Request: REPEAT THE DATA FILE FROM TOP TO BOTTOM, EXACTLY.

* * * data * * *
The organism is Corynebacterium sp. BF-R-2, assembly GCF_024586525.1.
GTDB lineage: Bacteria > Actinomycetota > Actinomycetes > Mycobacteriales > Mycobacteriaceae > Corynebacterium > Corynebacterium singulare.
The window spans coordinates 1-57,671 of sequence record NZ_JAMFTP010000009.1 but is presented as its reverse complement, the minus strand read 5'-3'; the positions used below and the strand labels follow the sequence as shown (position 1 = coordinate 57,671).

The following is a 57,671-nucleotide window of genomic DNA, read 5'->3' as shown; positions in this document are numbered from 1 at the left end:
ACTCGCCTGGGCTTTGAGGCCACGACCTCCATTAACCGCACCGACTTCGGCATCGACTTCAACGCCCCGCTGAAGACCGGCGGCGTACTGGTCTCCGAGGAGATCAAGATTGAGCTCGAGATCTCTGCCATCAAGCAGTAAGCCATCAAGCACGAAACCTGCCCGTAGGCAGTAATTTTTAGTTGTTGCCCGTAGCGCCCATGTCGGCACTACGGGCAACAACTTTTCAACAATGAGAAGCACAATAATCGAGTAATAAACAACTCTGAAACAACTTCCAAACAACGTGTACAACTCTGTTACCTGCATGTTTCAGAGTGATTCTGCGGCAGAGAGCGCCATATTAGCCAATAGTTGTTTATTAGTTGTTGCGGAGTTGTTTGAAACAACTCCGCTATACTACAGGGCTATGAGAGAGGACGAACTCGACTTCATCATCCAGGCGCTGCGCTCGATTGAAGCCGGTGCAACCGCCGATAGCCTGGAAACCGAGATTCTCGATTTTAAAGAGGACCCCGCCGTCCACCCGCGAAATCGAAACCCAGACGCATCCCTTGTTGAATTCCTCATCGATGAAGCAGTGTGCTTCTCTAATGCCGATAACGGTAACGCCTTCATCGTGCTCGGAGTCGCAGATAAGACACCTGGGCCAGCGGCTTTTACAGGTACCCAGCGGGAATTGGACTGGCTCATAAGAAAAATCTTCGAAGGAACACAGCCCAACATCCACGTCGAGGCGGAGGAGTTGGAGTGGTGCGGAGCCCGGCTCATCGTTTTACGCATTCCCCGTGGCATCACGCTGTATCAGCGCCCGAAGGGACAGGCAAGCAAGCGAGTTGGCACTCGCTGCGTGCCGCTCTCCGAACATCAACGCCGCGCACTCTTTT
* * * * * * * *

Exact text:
The organism is Corynebacterium sp. BF-R-2, assembly GCF_024586525.1.
GTDB lineage: Bacteria > Actinomycetota > Actinomycetes > Mycobacteriales > Mycobacteriaceae > Corynebacterium > Corynebacterium singulare.
The window spans coordinates 1-57,671 of sequence record NZ_JAMFTP010000009.1 but is presented as its reverse complement, the minus strand read 5'-3'; the positions used below and the strand labels follow the sequence as shown (position 1 = coordinate 57,671).

The following is a 57,671-nucleotide window of genomic DNA, read 5'->3' as shown; positions in this document are numbered from 1 at the left end:
ACTCGCCTGGGCTTTGAGGCCACGACCTCCATTAACCGCACCGACTTCGGCATCGACTTCAACGCCCCGCTGAAGACCGGCGGCGTACTGGTCTCCGAGGAGATCAAGATTGAGCTCGAGATCTCTGCCATCAAGCAGTAAGCCATCAAGCACGAAACCTGCCCGTAGGCAGTAATTTTTAGTTGTTGCCCGTAGCGCCCATGTCGGCACTACGGGCAACAACTTTTCAACAATGAGAAGCACAATAATCGAGTAATAAACAACTCTGAAACAACTTCCAAACAACGTGTACAACTCTGTTACCTGCATGTTTCAGAGTGATTCTGCGGCAGAGAGCGCCATATTAGCCAATAGTTGTTTATTAGTTGTTGCGGAGTTGTTTGAAACAACTCCGCTATACTACAGGGCTATGAGAGAGGACGAACTCGACTTCATCATCCAGGCGCTGCGCTCGATTGAAGCCGGTGCAACCGCCGATAGCCTGGAAACCGAGATTCTCGATTTTAAAGAGGACCCCGCCGTCCACCCGCGAAATCGAAACCCAGACGCATCCCTTGTTGAATTCCTCATCGATGAAGCAGTGTGCTTCTCTAATGCCGATAACGGTAACGCCTTCATCGTGCTCGGAGTCGCAGATAAGACACCTGGGCCAGCGGCTTTTACAGGTACCCAGCGGGAATTGGACTGGCTCATAAGAAAAATCTTCGAAGGAACACAGCCCAACATCCACGTCGAGGCGGAGGAGTTGGAGTGGTGCGGAGCCCGGCTCATCGTTTTACGCATTCCCCGTGGCATCACGCTGTATCAGCGCCCGAAGGGACAGGCAAGCAAGCGAGTTGGCACTCGCTGCGTGCCGCTCTCCGAACATCAACGCCGCGCACTCTTTT